Northern Prairie Wildlife Research Center
|43b. Little Missouri Badlands||Level IV Ecoregion|
|Home||The Northwestern Great Plains
ecoregion encompasses the Missouri Plateau section of the Great
Plains. It is a semiarid rolling plain of shale, siltstone, and sandstone
punctuated by occasional buttes and badlands. Native grasslands persist
in areas of steep or broken topography, but they have been largely replaced
by spring wheat and alfalfa over most of the ecoregion. Agriculture
is limited by erratic precipitation patterns and limited opportunities
Theodore Roosevelt once said, "The Badlands look like Poe wrote." The gothic erosional landscape of the Little Missouri Badlands formed when the Little Missouri River was diverted along a steeper course by Pleistocene glaciers. The soft silts and clays of the Sentinel Butte and Bullion Creek Formations continually melt off the sparsely vegetated conical hillslopes. The collapse of caverns created by burning coal seams also hastens erosion. Rocky Mountain juniper grows on the hillslopes; cottonwood and green ash appear in the riparian areas. Ephemeral, flashy stream flow creates steep, downcut channels in the soft sediments along the tributaries to the Little Missouri River. Grazing and recreation are the dominant land uses. This region also includes the Killdeer Mountains.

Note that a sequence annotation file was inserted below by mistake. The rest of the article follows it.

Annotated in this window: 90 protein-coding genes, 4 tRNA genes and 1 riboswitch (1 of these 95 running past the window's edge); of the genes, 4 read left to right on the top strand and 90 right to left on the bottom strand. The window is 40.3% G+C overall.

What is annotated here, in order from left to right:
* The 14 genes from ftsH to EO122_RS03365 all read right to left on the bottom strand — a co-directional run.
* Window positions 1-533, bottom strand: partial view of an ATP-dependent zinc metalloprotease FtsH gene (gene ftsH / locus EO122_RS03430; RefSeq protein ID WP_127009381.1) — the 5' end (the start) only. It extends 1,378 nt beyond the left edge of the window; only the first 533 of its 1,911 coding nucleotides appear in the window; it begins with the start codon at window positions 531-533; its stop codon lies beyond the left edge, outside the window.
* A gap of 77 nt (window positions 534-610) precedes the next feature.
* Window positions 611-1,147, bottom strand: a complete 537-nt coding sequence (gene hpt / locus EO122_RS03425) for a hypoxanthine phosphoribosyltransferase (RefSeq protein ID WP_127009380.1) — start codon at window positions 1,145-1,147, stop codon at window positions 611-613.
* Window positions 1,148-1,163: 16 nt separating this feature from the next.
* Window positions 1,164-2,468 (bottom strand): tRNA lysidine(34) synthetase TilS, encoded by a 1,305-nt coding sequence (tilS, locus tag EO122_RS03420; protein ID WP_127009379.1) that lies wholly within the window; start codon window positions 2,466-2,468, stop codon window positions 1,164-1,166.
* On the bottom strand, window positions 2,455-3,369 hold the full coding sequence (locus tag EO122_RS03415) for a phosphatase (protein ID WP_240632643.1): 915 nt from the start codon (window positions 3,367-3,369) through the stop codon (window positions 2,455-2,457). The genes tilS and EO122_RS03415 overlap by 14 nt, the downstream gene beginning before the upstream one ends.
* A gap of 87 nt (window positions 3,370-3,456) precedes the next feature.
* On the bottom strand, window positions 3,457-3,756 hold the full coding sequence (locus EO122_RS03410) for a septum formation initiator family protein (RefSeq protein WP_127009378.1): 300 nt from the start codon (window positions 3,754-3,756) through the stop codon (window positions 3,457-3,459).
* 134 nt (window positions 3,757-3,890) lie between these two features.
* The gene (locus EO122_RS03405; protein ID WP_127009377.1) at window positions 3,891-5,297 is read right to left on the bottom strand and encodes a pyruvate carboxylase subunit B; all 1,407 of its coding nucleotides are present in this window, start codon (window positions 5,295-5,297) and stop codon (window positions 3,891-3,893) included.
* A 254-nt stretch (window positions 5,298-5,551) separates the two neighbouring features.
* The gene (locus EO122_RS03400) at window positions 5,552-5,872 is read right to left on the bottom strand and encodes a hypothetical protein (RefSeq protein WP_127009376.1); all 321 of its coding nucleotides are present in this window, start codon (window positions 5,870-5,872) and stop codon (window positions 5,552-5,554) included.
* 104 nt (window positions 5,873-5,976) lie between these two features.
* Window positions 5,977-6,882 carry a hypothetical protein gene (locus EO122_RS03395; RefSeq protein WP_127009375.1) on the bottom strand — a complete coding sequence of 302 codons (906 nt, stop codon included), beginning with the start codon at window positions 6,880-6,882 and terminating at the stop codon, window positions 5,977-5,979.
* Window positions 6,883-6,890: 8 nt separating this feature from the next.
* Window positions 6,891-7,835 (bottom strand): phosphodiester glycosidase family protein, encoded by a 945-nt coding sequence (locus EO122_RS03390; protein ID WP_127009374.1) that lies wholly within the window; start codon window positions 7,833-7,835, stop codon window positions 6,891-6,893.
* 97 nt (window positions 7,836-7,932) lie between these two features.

Area (square miles): 2552
Surficial Material and Bedrock
Order (Great Groups)
Precipitation - Mean annual (inches)
Potential Natural Vegetation
Shortgrass prairie: western wheatgrass, blue grama, little bluestem, prairie sandreed. Rocky Mountain juniper in draws and on north slopes. Scattered cottonwood in riparian areas.
Land Use and Land Cover
Cattle ranching, wildlife habitat and recreation. Bare hills with scattered junipers; grasslands in bottonlands.